Friday, October 22, 2010

Choosing Authenticity over Honesty

Lots of people care about being authentic. In a cultural or religious context, some people are positively obsessive about it. In Jewish circles, this can manifest in different ways-- be it the Reform struggle over what a Reform prayer service "should" look like, or the Orthodox infighting in Israel over whose conversions are (or aren't) acceptable. Throwing his hat into the ring this week is eminent leap-before-he-looks master Rabbi Shmuley Boteach. I admit before going into this that I have a strong anti-Shmuley bias, not because he's always wrong but because he's always so damn full of himself. That said, let's hear Shmuley educate us about "Living Judaism in the West Bank."

To start, Shmuley wants you to know he objects to the word settlers.
The first thing you discover about the residents of Hebron, whom the world derisively describes as settlers - as if Jews living in their own ancient capitol are newcomers - is their warmth, friendliness, and hospitality. 
This, of course, is pure politics. The fact that Hebron is an ancient Jewish site has zero ramifications on its Jewish occupants' legal status, which is at issue. Neither, incidentally, does the fact that they were friendly and said hi.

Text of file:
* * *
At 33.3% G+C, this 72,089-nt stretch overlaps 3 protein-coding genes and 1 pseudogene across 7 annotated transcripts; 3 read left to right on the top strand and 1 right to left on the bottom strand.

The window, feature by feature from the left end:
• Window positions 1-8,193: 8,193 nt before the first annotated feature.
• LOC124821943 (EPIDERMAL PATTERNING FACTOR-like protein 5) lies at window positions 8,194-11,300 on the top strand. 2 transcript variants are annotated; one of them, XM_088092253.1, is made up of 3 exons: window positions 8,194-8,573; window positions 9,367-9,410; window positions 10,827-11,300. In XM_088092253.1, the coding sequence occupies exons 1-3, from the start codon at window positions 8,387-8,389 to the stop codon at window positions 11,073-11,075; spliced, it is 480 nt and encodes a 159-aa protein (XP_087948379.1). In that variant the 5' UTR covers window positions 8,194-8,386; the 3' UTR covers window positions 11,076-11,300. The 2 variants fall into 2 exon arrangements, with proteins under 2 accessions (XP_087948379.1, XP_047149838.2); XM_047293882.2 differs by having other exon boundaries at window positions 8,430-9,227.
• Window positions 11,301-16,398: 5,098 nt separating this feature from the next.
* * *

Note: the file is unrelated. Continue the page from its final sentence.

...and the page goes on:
All around us children were playing, utterly carefree, on pristine playgrounds. So many Jews in Hebron have been killed in terror attacks over the years. Yet the residents in general, and the children in particular, live unafraid. They are also liberated from hatred.
Ah yes, that must be why we never hear about any conflict in Hebron. Nope, not ever.
When their friends die - as did the four two weeks ago - they mourn them, bury them, commemorate them, and get on with their lives. There are no calls for revenge attacks, there are no mass demonstrations braying for Arab blood. Their response, rather, is to demonstrate, in the most peaceful manner, that they are there to stay.
Except when they machine-gun a college, attach bombs to buses, attack foreign volunteers, NGOs and diplomats visiting Palestinians, break into people's houses and beat them to a pulp, desecrate Muslim graves, or just go rioting in the streets. You know, little things like that. Honestly, Shmuley, do you just not do basic research, or do you not expect us to bother with Google? Look, either you're stupid, gullible, or just a terrible liar. Those are your choices, decide now.

Shmuley goes over the tragic history of Hebron (no argument here), and points out that the Muslim residents are not exactly friendly to their Jewish neighbors. Fair enough. However, the argument that the settlers' biggest problem is that the media hates them-- as opposed to the decades of ongoing, double-sided violence which anyone can look up and verify for themselves-- is nothing but blatant partisanship.